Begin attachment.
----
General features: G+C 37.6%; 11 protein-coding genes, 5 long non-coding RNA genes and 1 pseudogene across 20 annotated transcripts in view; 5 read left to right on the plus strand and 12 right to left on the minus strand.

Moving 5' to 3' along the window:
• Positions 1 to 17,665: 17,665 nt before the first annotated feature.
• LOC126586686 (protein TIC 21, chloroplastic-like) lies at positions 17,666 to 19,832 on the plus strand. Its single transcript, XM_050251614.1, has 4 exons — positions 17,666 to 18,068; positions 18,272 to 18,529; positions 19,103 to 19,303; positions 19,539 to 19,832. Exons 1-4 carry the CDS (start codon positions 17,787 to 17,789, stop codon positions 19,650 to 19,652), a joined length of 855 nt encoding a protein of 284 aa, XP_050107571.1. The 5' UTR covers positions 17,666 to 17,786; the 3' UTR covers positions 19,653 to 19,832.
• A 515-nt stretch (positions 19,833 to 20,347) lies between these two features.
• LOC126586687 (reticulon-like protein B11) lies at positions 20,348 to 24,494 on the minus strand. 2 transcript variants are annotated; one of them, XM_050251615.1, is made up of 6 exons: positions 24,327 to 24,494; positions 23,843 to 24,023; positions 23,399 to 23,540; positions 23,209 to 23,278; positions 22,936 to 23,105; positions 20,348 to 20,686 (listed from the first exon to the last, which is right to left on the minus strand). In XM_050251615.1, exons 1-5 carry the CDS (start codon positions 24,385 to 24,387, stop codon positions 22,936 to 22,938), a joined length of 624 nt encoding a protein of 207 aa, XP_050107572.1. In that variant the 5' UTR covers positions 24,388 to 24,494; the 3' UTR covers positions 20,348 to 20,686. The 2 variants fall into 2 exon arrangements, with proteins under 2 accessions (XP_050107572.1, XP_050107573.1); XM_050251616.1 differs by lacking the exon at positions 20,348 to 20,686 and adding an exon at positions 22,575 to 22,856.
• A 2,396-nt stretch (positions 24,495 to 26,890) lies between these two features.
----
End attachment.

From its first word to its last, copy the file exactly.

General features: G+C 37.6%; 11 protein-coding genes, 5 long non-coding RNA genes and 1 pseudogene across 20 annotated transcripts in view; 5 read left to right on the plus strand and 12 right to left on the minus strand.

Moving 5' to 3' along the window:
• Positions 1 to 17,665: 17,665 nt before the first annotated feature.
• LOC126586686 (protein TIC 21, chloroplastic-like) lies at positions 17,666 to 19,832 on the plus strand. Its single transcript, XM_050251614.1, has 4 exons — positions 17,666 to 18,068; positions 18,272 to 18,529; positions 19,103 to 19,303; positions 19,539 to 19,832. Exons 1-4 carry the CDS (start codon positions 17,787 to 17,789, stop codon positions 19,650 to 19,652), a joined length of 855 nt encoding a protein of 284 aa, XP_050107571.1. The 5' UTR covers positions 17,666 to 17,786; the 3' UTR covers positions 19,653 to 19,832.
• A 515-nt stretch (positions 19,833 to 20,347) lies between these two features.
• LOC126586687 (reticulon-like protein B11) lies at positions 20,348 to 24,494 on the minus strand. 2 transcript variants are annotated; one of them, XM_050251615.1, is made up of 6 exons: positions 24,327 to 24,494; positions 23,843 to 24,023; positions 23,399 to 23,540; positions 23,209 to 23,278; positions 22,936 to 23,105; positions 20,348 to 20,686 (listed from the first exon to the last, which is right to left on the minus strand). In XM_050251615.1, exons 1-5 carry the CDS (start codon positions 24,385 to 24,387, stop codon positions 22,936 to 22,938), a joined length of 624 nt encoding a protein of 207 aa, XP_050107572.1. In that variant the 5' UTR covers positions 24,388 to 24,494; the 3' UTR covers positions 20,348 to 20,686. The 2 variants fall into 2 exon arrangements, with proteins under 2 accessions (XP_050107572.1, XP_050107573.1); XM_050251616.1 differs by lacking the exon at positions 20,348 to 20,686 and adding an exon at positions 22,575 to 22,856.
• A 2,396-nt stretch (positions 24,495 to 26,890) lies between these two features.